Microsoft

Vista pirates plunged in to darkness


An e-mail has been sent to a large Microsoft Windows Vista distributor entitled, "Pirated Vista -- A darkness descends!" The e-mail, sent from a local Microsoft representative describes what users of unlicenced copies of Windows Vista can expect after the activation of Vista's 'Reduced Functionality' mode. ComputerWorld obtained a copy of this e-mail which describes how functionality is reduced for installations which are suspected of being pirate copies:

...Anyone who has a pirated copy of Vista will experience:

A black screen after one hour of browsing

No start menu or task bar

No desktop

The e-mail goes on to explain that this feature has only just been activated by Microsoft, so issues will start to arise from now on. I'm not quite sure I agree with Rodney Gedda's opinion that this move proves Microsoft "still controls its software releases with an iron fist." Nor that "this marks the first global use of heavy-handed tactics for pirated copies of Windows." We have seen the Windows Genuine Advantage campaign disabling non-genuine copies of Windows XP in recent times; I wonder how long until we see cracks bypassing Vista's 'reduced functionality mode'? ZDNet already have a featured gallery describing how to get around reduced functionality in the short term...

28 comments
glennatcher
glennatcher

I also read on a microsoft blog that is email wasnt true at all.

jdclyde
jdclyde

If there is an off chance, your toast? If MS would spend as much time securing their products from hacking as they do from pirating, they would have a much better product. It would be interesting to see the size of the different departments and just what percentage of the total programming man hours are spend on copy right protections instead of providing a quality product.

AndyW360
AndyW360

A Microsoft representative has already annouced that this so called black screen is a hoax... "Microsoft was quick to debunk this e-mail warning of a Black Screen of Death. A Microsoft representative told Wired News "the reporter received inaccurate information," and that the company has not rolled out any updates to Windows Vista's anti-piracy platform." Not enough research on this story !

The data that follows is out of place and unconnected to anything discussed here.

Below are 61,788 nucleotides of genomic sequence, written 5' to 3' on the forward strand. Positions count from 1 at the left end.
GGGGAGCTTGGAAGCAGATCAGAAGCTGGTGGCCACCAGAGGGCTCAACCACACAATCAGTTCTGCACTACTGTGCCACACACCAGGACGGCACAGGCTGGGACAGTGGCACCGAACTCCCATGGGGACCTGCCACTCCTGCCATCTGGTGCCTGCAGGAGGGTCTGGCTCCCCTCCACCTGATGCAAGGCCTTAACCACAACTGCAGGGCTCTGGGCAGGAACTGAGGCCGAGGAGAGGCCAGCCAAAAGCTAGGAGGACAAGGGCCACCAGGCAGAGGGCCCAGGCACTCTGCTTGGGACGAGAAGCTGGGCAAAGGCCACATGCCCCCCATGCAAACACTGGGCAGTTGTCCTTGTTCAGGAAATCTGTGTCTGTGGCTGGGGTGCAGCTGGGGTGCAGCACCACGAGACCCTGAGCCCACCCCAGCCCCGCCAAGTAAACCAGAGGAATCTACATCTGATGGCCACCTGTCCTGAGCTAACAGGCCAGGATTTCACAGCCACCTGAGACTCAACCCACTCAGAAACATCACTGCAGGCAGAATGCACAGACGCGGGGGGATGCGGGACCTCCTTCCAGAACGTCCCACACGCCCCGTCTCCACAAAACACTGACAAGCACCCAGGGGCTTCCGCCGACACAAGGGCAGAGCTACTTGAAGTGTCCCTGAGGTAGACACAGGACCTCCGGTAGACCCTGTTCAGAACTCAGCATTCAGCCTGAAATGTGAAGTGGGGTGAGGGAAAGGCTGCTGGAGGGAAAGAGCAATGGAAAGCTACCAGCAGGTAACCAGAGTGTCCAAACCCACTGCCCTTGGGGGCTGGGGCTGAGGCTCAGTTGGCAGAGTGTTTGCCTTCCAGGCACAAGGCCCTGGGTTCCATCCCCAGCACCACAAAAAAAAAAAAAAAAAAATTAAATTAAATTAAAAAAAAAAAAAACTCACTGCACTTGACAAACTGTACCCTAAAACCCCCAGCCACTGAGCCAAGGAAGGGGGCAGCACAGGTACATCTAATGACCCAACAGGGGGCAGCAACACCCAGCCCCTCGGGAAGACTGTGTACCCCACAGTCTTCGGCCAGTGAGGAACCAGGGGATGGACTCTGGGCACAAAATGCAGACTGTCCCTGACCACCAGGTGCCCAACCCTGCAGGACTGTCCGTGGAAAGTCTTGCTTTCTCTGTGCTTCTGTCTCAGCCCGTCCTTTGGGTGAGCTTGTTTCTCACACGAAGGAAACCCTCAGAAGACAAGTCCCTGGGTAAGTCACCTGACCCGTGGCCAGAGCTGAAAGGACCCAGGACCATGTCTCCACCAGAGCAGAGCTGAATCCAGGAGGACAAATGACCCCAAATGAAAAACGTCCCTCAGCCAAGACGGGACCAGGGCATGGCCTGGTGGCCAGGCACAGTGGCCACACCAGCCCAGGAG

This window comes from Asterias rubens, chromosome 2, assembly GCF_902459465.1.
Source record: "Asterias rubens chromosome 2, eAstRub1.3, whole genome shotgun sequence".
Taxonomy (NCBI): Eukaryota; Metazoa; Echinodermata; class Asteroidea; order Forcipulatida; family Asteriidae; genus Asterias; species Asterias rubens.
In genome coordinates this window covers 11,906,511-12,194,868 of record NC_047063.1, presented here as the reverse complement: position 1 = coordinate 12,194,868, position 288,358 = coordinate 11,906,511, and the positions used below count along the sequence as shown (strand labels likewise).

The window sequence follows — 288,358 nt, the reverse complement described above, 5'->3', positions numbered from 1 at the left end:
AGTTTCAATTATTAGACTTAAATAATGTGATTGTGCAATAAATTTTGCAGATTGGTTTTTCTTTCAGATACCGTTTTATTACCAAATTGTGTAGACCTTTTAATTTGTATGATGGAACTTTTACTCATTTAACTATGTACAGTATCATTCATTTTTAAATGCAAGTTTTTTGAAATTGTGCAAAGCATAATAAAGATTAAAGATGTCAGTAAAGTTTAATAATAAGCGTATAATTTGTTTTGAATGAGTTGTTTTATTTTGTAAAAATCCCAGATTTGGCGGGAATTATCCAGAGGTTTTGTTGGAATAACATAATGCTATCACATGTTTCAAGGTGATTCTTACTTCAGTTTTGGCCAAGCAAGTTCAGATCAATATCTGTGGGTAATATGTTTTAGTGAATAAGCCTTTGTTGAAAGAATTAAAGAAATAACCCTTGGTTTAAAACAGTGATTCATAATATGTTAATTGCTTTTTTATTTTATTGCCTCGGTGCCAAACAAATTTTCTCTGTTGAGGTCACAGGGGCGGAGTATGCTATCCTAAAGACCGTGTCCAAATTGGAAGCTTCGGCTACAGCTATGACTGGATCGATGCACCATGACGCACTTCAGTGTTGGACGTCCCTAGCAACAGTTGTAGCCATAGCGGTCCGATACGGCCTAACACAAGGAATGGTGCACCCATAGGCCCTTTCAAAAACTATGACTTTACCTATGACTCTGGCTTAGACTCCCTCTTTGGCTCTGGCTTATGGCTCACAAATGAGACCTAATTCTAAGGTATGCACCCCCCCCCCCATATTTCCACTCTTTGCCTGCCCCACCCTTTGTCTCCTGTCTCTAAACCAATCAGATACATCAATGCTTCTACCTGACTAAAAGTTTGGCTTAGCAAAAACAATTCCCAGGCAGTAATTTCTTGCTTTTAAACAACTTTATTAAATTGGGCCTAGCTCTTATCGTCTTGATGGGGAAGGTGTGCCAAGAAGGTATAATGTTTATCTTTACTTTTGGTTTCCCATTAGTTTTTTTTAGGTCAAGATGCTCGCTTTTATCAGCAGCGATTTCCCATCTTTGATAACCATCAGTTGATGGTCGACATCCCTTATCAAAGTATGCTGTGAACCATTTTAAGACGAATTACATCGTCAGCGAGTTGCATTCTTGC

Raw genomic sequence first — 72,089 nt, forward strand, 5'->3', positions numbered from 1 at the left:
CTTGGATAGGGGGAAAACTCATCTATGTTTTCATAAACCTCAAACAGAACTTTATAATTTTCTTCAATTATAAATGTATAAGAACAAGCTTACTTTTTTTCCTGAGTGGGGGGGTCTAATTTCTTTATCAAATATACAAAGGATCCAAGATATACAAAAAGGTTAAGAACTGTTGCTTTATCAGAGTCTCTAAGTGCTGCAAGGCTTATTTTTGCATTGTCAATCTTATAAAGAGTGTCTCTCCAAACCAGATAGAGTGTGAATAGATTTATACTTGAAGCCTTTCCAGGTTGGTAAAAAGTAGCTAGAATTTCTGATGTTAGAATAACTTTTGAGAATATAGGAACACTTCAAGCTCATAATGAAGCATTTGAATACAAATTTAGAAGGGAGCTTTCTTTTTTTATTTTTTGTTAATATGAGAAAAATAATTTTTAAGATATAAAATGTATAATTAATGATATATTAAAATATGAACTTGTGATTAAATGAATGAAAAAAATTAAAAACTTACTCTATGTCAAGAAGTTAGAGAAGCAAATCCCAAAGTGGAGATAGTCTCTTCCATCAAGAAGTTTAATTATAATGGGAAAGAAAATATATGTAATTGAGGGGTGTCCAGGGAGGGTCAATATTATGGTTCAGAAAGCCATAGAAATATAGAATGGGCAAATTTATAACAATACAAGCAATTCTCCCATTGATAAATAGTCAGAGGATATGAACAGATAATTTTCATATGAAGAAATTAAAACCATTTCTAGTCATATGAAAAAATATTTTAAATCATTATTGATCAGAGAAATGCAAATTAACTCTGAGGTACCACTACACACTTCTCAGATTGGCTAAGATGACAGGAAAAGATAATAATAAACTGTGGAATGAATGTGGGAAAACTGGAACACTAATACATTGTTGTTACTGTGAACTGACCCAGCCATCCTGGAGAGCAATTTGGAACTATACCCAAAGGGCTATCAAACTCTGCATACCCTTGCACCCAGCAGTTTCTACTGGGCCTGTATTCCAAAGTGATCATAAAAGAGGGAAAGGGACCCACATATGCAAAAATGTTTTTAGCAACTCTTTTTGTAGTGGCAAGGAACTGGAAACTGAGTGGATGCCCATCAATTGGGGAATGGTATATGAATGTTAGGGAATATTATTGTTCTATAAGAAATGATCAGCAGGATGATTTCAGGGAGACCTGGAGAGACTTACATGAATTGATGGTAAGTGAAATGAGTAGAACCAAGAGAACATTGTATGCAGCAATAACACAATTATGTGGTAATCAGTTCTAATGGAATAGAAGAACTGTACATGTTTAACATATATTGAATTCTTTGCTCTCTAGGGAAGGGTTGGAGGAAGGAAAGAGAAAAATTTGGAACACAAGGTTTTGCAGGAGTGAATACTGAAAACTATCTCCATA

albert
albert

On the one hand, if someone is knowingly using a pirated copy, (as in stolen), well, don't they deserve heavy-handed tactics? On the other hand, when there is a WGA server error and some poor, law abiding, loyal customer is locked out right in the middle of an important PowerPoint presentation, is that any way to treat your loyal customers? When I first heard of WGA, the focus was more on enticing legitimate Windows users with rewards or perks. But, WGA has evolved to an ever growing stick, with few signs of any carrots. If MS continues to focus on punishment rather than reward, it will turn off more loyal customers. I see parallels in the DRM wars. More companies are doing away with DRM and focusing more on rewarding customers for purchasing their copies. Time will tell. But, I see old school tactics becoming -- well, old -- sooner rather than later.

BALTHOR
BALTHOR

A computer doesn't work without Microsoft in it.All of the computer design engineers threw everything into Microsoft's hands when they chose Microsoft.Several hundred dollars for a CD is too much.There's not enough knowledge on this Earth to pirate Microsoft.All software,even Microsoft,comes from somewhere in the Internet.I suspect that this somewhere is the battle zone between free and pay for software.

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